Both the Collins Bird Guide and Merlin have the potential to make life a whole lot easier for the birder in the field. But another app from the Cornell Lab has had an even bigger impact on the world of ornithology: ebird has opened up the field to a new wave of citizen science. Essentially, ebird is a checklisting app: it allows the user to maintain lists, photos and sound recordings of the birds they see. “With limited time, being able to enter and submit your sightings while you are still in the field means no data entry when you are back home,” says Drew Weber. “You have updated info on which birds are expected, which are uncommon, and which are really rare; making it easy to focus your observation time on birds that might require additional documentation.” But the really special thing about ebird is how the recorded data is used. Each user’s list feeds into a vast database of bird sightings – more than 100 million bird sightings are contributed each year by ‘ebirders’ worldwide. The result is a hugely valuable data resource for ornithologists and conservationists, providing a wealth of information on bird distribution, abundance, habitat use, and trends over time – and it’s available to anyone who wants to use it.
Bird Alert Pro
Other apps promise to broaden your birding horizons in other exciting directions. For twitchers or the twitchingcurious, there’s Birdalertpro from the venerable birding news service Rare Bird Alert. Breaking news updates, interactive maps, photo galleries and a 10-year archive promise to open up a whole world of vagrants, rarities and potential ‘lifers’, as well as local updates for those who prefer to bird on home turf.
Then there’s the Holy Grail of birding apps, what Fiona Barclay calls “Shazam for birds”. Whereas Shazam uses audio fingerprints to put a name to a snatch of pop music, the birder’s equivalent would allow you to hold up your phone in the direction of a singing bird and be given an ID based on the sound alone. Fiona is sceptical, “So you can wave your phone and it’ll tell you what it is? Yeah, sure. Some warbler going ‘tack’ in a bush... I’m not convinced this is going to work”. But this is exactly what Warblr promises to do. Developed by researcher Dan Stowell and writer and filmmaker Florence Wilkinson, Warblr promises 95% accuracy in optimum conditions. Like ebird, the app hooks up to an accessible database of bird sightings (or, rather, hearings): “Each time the app is used to identify a bird, in-the-app geo-tracking allows us to map which species is being spotted when and where,” the founders say. “We are making this data freely available to scientists to help with research and conservation.” The potential for an app-driven revolution in birding needn’t be limited to specialist software. Widely used social media platforms like Twitter and Instagram can be used to spread breaking news, share photographs and experiences of birdlife, and promote conservation. For instance, high-profile hashtags at the time of writing include #singleuseplastics and #biodiversity. Facebook and Whatsapp groups can bring together local networks of birders, or enthusiasts from around the world. It’s true that we risk missing a great deal if we go through life without lifting our eyes from our screens. But there’s a flipside, too: from birdsong you can carry in your pocket, to high-spec tools to help you put a name to a far-off raptor or enigmatic winter wader, to apps that tap into global networks of conservation data-gathering, smartphone technology has the potential to bring something extra – new information, new horizons, new perspectives – to every birding experience.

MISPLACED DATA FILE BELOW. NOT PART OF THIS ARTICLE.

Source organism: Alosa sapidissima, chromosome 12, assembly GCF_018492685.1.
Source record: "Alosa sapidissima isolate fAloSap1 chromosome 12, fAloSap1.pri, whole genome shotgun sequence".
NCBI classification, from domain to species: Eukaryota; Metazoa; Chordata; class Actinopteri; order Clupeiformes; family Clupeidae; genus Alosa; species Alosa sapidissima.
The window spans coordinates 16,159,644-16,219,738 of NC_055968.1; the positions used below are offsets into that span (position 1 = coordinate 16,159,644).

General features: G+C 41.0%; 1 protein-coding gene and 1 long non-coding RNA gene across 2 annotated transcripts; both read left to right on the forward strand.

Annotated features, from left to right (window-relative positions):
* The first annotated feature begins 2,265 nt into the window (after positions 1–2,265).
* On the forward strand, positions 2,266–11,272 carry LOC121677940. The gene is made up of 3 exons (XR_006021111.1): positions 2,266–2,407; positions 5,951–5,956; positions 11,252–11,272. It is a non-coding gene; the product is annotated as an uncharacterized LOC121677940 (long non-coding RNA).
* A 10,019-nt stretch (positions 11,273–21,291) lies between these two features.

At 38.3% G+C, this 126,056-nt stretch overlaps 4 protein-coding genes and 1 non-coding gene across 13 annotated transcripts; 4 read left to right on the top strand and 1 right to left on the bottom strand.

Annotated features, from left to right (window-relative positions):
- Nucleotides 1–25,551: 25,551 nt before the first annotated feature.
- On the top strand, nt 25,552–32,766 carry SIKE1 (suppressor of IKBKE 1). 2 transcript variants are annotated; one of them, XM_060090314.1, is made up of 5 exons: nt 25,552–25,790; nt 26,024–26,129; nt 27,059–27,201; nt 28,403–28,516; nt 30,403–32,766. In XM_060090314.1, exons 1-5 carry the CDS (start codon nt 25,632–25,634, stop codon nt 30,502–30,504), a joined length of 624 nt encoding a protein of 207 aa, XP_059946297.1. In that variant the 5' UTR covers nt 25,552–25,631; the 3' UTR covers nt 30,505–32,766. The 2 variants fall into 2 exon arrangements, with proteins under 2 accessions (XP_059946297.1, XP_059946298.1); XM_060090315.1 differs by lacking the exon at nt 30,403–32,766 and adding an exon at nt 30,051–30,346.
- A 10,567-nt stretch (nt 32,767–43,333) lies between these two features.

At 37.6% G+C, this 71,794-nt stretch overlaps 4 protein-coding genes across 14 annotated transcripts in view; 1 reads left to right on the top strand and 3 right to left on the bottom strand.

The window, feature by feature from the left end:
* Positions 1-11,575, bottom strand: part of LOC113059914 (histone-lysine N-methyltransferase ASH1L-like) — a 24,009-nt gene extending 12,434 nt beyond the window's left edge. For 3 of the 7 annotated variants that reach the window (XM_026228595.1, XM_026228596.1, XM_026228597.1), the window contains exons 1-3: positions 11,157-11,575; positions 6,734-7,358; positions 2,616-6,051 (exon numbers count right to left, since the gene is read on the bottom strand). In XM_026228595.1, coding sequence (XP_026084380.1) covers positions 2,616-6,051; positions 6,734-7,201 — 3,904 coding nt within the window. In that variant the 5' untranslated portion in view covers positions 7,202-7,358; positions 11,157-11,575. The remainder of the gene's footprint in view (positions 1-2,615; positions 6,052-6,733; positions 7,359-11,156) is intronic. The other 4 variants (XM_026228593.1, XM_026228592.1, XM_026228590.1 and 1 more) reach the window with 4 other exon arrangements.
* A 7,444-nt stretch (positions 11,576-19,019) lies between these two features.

A SLICK SMARTPHONE APP IN MANY WAYS SEEMS LIKE AN ALIEN INTRUSION INTO THE FAMILIAR BIRDERS’ WORLD